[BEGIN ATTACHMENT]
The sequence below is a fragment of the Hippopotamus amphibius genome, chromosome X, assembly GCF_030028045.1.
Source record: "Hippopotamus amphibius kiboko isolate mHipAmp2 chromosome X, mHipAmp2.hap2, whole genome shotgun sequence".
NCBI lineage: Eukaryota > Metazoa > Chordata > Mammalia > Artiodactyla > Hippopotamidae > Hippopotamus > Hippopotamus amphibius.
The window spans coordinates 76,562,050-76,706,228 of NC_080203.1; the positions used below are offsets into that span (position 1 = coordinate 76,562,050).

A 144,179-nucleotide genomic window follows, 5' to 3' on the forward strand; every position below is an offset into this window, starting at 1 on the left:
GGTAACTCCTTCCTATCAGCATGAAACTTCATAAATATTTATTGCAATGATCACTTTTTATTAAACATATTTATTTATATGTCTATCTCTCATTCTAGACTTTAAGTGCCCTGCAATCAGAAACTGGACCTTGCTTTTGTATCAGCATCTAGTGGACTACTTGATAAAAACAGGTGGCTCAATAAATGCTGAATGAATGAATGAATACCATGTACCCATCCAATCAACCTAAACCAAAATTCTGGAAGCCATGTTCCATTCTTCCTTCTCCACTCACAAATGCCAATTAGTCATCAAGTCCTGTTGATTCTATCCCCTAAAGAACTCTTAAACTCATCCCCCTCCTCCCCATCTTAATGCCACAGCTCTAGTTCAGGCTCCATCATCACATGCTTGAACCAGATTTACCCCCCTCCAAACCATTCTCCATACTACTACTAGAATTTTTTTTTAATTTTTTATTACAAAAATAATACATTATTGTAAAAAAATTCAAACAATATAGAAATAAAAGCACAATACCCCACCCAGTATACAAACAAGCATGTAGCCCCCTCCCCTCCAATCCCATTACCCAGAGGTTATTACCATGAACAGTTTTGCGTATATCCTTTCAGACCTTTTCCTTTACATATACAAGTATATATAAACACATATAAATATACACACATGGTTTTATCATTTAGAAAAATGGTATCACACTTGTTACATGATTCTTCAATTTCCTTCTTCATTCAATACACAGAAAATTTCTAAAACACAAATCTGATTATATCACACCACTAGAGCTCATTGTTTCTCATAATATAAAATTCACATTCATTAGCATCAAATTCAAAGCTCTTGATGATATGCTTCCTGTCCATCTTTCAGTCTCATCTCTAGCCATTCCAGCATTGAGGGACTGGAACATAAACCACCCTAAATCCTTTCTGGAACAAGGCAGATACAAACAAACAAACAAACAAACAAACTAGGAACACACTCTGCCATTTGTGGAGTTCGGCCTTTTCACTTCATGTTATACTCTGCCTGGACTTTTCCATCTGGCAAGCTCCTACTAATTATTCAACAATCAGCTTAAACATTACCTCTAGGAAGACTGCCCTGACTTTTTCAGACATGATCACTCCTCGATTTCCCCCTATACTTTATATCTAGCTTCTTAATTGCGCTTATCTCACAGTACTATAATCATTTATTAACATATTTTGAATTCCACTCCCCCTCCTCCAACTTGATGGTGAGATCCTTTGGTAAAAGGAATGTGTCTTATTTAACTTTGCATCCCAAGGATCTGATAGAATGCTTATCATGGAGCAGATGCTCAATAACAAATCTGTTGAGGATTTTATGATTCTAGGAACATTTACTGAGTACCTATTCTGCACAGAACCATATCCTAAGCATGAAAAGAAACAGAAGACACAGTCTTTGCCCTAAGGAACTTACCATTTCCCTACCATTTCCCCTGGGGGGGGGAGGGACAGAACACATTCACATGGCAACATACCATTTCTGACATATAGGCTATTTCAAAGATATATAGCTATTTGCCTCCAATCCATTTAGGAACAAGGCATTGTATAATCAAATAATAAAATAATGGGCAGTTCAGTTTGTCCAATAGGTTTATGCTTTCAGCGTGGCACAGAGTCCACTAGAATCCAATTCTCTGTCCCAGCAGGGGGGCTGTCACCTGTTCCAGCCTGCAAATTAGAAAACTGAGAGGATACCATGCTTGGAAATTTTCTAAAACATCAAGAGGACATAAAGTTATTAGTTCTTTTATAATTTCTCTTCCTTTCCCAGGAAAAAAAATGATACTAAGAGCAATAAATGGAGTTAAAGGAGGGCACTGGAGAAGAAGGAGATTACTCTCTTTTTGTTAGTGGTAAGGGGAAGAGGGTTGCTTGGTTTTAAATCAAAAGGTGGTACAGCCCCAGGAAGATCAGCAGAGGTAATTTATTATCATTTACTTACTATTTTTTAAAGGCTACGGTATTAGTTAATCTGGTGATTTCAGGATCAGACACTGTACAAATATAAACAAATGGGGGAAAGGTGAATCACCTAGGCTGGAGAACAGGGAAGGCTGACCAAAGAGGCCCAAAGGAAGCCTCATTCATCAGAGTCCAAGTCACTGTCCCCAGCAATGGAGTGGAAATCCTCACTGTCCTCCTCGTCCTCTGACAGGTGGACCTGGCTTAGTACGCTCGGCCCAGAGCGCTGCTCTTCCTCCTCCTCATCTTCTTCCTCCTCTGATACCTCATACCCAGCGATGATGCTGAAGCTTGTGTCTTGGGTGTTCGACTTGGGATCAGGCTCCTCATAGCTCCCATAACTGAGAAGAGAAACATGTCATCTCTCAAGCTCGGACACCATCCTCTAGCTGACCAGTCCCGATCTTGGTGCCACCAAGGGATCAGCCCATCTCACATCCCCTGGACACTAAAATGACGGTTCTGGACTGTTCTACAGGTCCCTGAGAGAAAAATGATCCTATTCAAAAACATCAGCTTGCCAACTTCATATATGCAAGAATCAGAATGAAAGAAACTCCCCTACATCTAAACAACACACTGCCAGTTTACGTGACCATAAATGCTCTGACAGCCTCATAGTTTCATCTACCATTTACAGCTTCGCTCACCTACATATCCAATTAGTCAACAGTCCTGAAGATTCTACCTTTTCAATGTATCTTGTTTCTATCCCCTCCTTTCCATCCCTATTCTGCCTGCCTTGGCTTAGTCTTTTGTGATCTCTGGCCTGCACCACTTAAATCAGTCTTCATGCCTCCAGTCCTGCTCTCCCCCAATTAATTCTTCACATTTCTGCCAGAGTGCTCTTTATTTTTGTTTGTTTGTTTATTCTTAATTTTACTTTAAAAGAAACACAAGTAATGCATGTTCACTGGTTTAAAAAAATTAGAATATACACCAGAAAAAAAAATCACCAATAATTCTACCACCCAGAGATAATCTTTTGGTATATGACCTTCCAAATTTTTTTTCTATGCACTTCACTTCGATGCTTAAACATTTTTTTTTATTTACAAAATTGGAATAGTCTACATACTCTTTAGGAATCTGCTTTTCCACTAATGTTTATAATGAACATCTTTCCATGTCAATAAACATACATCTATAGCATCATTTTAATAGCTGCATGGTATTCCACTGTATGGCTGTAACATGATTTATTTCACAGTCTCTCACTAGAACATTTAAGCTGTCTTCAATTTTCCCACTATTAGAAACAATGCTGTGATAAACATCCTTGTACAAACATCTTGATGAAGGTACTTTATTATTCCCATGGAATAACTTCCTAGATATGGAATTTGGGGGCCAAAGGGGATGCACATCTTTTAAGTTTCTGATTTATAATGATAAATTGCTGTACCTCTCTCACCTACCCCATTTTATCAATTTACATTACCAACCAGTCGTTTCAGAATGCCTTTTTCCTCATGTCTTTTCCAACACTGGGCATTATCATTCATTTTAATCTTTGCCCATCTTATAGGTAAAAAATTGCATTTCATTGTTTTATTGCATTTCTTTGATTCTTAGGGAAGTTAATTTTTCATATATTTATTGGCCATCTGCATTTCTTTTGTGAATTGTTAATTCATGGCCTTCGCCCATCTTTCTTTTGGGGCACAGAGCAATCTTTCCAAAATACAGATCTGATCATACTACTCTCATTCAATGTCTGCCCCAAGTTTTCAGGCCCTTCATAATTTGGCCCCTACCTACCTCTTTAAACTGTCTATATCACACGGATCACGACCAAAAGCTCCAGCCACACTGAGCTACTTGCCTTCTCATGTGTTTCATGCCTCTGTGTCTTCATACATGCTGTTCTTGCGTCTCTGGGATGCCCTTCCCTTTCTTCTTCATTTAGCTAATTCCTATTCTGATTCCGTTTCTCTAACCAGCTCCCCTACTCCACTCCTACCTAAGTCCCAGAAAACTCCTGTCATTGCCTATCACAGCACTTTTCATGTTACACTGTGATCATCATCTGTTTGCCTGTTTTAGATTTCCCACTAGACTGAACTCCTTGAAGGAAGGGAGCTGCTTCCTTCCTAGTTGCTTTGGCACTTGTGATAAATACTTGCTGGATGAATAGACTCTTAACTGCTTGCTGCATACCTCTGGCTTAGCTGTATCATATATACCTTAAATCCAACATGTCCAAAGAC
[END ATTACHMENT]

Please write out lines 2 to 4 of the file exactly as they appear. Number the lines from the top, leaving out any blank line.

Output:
Source record: "Hippopotamus amphibius kiboko isolate mHipAmp2 chromosome X, mHipAmp2.hap2, whole genome shotgun sequence".
NCBI lineage: Eukaryota > Metazoa > Chordata > Mammalia > Artiodactyla > Hippopotamidae > Hippopotamus > Hippopotamus amphibius.
The window spans coordinates 76,562,050-76,706,228 of NC_080203.1; the positions used below are offsets into that span (position 1 = coordinate 76,562,050).